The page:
Defecation Frequency (How Often Do You Have A Bowel Movement?)

I was reading this study and saw something unusual, well, unusual for me. Here’s the study:

Faecal pH Value And Its Modification By Dietary Means In South African Black And White Schoolchildren, South African Medical Journal, May 1979

From our studies it would seem reasonable to conclude the following: faeces from groups of rural and urban prepubertal Black schoolchildren are significantly more acid than those of White children of the same age.

The finding of the study isn’t surprising. I’ve spoken about it for years … how a high-fiber diet feeds bacteria in the colon, causing them to produce organic acids, like short-chain fatty acids. Those acids lower the pH (make more acidic) of feces. A more acidic environment in the colon is protective against colon cancer. I talked about this in my posts on resistant starch (RS). RS isn’t exactly fiber, but it feeds colonic bacteria quite well. There’s a lot of resistant starch in cooked, cooled cornmeal, a staple food in Africa. (Here’s my post on making ugali, the bread of Africa.) (Cooked, cooled pasta and potatoes also have a lot of resistant starch.)

I came across this photo while researching baobobs in Madagascar. I really liked it.

Here’s the thing that surprised me:

Feces Collection: Black Schoolchildren
Each pupil was given a cardboard plate, 23 cm (9 inches) in diameter, and a square of paper towel for covering the sample. Pupils went to the toilets in batches to lessen confusion over sampling and to avoid ‘cheating’. Approximately 90% of pupils are able to pass a stool on request, which is a common phenomenon among Black children.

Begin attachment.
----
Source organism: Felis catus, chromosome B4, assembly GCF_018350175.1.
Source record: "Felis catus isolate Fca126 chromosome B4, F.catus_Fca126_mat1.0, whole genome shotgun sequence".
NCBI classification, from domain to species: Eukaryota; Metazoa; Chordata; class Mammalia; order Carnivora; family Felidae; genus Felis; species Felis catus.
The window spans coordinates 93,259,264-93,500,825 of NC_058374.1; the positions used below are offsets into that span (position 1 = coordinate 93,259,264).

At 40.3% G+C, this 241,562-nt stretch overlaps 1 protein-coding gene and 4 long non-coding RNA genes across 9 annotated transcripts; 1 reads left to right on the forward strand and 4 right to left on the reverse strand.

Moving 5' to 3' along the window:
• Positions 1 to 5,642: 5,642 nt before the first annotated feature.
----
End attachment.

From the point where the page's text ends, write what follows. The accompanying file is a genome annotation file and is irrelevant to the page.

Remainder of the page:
Previous studies have indicated that Black children, compared with White children, defaecate roughly twice as frequently, and have about half the transit time.

Defecation on demand. Not in America!

Here’s what they were eating:

Among rural Blacks, maize meal in one form or another is still the staple diet, supplemented in certain parts with kaffir corn (Sorghum vulgare), millet and wheat products. Additional foods include dried peas, cowpeas, groundnuts, pumpkin, kaffir melon and other vegetables, fruit and wild greens (m’lino, morogo). Meat is consumed irregularly and milk is usually consumed in small quantities. … Most children eat plenty of fruit, according to region and season, such as oranges, pineapples, guavas, bananas, papaws and mangoes. Most of these are good sources of crude fibre.

I think it’s their diet, in part at least, that allows them to defecate on demand. And that diet is very McDougall-like: starch-based, low-fat. They were getting less than 15% of their calories from fat – quite low. Maize or corn meal is usually eaten 3 times a day, along with every meal, like bread. That’s a lot of resistant starch.

For the white schoolchildren (who didn’t defecate on demand, but were sent home with a carton):

Their diet is substantially the same as that eaten by Whites in Western countries. It is high in energy value, protein (especially animal protein), and fat (especially animal fat), and low in carbohydrate foods (most of which are refined).

Here in the West, passing stool is often problematic. That’s what I’ve learned in speaking to patients and people over the years. And it seems more problematic for women. This study bears that out: